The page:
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Skills, Exports, and the Wages of Seven Million Latin American Workers

  • Irene Brambilla
  • Rafael Dix-Carneiro
  • Daniel Lederman
  • Guido Porto

The returns to schooling and the skill premium are key parameters in various fields and policy debates, including the literatures on globalization and inequality, international migration, and technological change. This paper explores the skill premium and its correlation with exports in Latin America, thus linking the skill premium to the emerging literature on the structure of trade and development. Using data on employment and wages for over seven million workers from sixteen Latin American economies, the authors estimate national and industry-specific returns to schooling and skill premiums and study some of their determinants. The evidence suggests that both country and industry characteristics are important in explaining returns to schooling and skill premiums. The analyses also suggest that the incidence of exports within industries, the average income per capita within countries, and the relative abundance of skilled workers are related to the underlying industry and country characteristics that explain these parameters. In particular, sectoral exports are positively correlated with the skill premium at the industry level, a result that supports recent trade models linking exports with wages and the demand for skills. Copyright 2012, Oxford University Press.

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Article provided by World Bank Group in its journal The World Bank Economic Review.

Volume (Year): 26 (2012)
Issue (Month): 1 ()
Pages: 34-60

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Handle: RePEc:oup:wbecrv:v:26:y:2012:i:1:p:34-60
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  1. A. Isgut, 2001. "What's Different about Exporters? Evidence from Colombian Manufacturing," Journal of Development Studies, Taylor & Francis Journals, vol. 37(5), pages 57-82.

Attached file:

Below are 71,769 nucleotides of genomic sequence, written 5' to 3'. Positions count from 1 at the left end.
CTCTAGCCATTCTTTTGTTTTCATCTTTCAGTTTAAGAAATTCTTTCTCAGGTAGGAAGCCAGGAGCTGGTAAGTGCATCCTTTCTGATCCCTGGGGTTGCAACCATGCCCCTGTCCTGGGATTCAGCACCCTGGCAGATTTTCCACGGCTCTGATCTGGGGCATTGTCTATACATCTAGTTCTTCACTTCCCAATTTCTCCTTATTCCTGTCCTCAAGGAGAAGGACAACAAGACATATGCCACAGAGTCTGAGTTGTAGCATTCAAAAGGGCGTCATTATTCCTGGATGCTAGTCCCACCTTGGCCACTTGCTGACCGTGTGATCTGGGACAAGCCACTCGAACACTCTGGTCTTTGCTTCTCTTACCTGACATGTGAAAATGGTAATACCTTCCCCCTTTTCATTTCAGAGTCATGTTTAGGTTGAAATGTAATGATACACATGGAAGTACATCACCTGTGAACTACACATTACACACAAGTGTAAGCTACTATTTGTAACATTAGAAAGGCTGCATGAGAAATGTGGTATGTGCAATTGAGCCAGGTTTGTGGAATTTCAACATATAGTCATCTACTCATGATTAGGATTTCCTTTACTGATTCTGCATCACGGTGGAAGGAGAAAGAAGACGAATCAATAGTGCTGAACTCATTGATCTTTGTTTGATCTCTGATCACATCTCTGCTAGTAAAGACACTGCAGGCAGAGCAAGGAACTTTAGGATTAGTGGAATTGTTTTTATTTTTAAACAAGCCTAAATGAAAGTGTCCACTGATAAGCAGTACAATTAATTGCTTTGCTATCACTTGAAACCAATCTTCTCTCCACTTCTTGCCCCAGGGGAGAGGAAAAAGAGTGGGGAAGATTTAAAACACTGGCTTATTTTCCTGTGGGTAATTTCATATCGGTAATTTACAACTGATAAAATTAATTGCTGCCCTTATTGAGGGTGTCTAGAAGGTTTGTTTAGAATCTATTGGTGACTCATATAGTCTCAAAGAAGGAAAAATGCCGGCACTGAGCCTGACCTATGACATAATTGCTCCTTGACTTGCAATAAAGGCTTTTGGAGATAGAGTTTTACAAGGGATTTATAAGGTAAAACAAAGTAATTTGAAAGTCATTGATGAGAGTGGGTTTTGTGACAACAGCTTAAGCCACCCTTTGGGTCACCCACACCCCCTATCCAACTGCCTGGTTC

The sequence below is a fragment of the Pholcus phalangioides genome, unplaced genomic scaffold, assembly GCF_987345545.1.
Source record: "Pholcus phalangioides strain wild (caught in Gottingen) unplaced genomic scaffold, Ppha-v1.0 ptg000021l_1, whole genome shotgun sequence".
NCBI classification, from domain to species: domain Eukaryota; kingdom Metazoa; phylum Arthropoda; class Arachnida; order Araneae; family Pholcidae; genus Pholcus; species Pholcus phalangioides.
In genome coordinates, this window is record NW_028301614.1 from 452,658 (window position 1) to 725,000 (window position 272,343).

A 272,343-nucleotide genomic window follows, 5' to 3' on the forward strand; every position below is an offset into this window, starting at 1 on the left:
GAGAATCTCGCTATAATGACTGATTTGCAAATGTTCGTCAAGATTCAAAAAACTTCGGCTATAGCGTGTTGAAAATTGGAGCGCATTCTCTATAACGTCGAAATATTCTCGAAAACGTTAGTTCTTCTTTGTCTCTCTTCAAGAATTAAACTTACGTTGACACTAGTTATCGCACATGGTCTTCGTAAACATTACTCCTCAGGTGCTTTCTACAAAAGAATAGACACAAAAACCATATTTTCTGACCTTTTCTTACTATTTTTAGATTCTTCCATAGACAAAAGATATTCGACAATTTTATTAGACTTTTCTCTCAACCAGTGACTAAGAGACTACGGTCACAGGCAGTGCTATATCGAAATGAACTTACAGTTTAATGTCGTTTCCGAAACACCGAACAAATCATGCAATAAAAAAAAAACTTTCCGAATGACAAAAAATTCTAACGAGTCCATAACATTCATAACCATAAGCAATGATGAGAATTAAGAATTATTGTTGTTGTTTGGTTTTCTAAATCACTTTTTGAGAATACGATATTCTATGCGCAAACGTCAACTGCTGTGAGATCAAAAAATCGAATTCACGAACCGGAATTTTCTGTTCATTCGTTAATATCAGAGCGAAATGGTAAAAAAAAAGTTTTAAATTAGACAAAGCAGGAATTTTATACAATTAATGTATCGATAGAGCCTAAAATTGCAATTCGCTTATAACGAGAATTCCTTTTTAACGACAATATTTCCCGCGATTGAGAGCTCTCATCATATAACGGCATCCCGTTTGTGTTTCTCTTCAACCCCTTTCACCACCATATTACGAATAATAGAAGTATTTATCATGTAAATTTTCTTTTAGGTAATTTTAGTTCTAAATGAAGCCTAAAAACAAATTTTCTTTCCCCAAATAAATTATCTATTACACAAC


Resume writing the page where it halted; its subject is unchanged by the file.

2. Schank, Thorsten & Schnabel, Claus & Wagner, Joachim, 2007. "Do exporters really pay higher wages? First evidence from German linked employer-employee data," Journal of International Economics, Elsevier, vol. 72(1), pages 52-74, May.
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  8. Griliches, Zvi, 1977. "Estimating the Returns to Schooling: Some Econometric Problems," Econometrica, Econometric Society, vol. 45(1), pages 1-22, January.
  9. Goldberg, Pinelopi Koujianou & Pavcnik, Nina, 2005. "Trade, wages, and the political economy of trade protection: evidence from the Colombian trade reforms," Journal of International Economics, Elsevier, vol. 66(1), pages 75-105, May.
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  11. Hartmut Egger & Udo Kreickemeier, 2009. "Firm Heterogeneity And The Labor Market Effects Of Trade Liberalization," International Economic Review, Department of Economics, University of Pennsylvania and Osaka University Institute of Social and Economic Research Association, vol. 50(1), pages 187-216, 02.
  12. Alessandro Nicita & Marcelo Olarreaga, 2007. "Trade, Production, and Protection Database, 1976--2004," World Bank Economic Review, World Bank Group, vol. 21(1), pages 165-171.
  13. Nina Pavcnik, 2002. "Trade Liberalization, Exit, and Productivity Improvements: Evidence from Chilean Plants," Review of Economic Studies, Oxford University Press, vol. 69(1), pages 245-276.
  14. Beine, Michel & Docquier, Frederic & Rapoport, Hillel, 2001. "Brain drain and economic growth: theory and evidence," Journal of Development Economics, Elsevier, vol. 64(1), pages 275-289, February.
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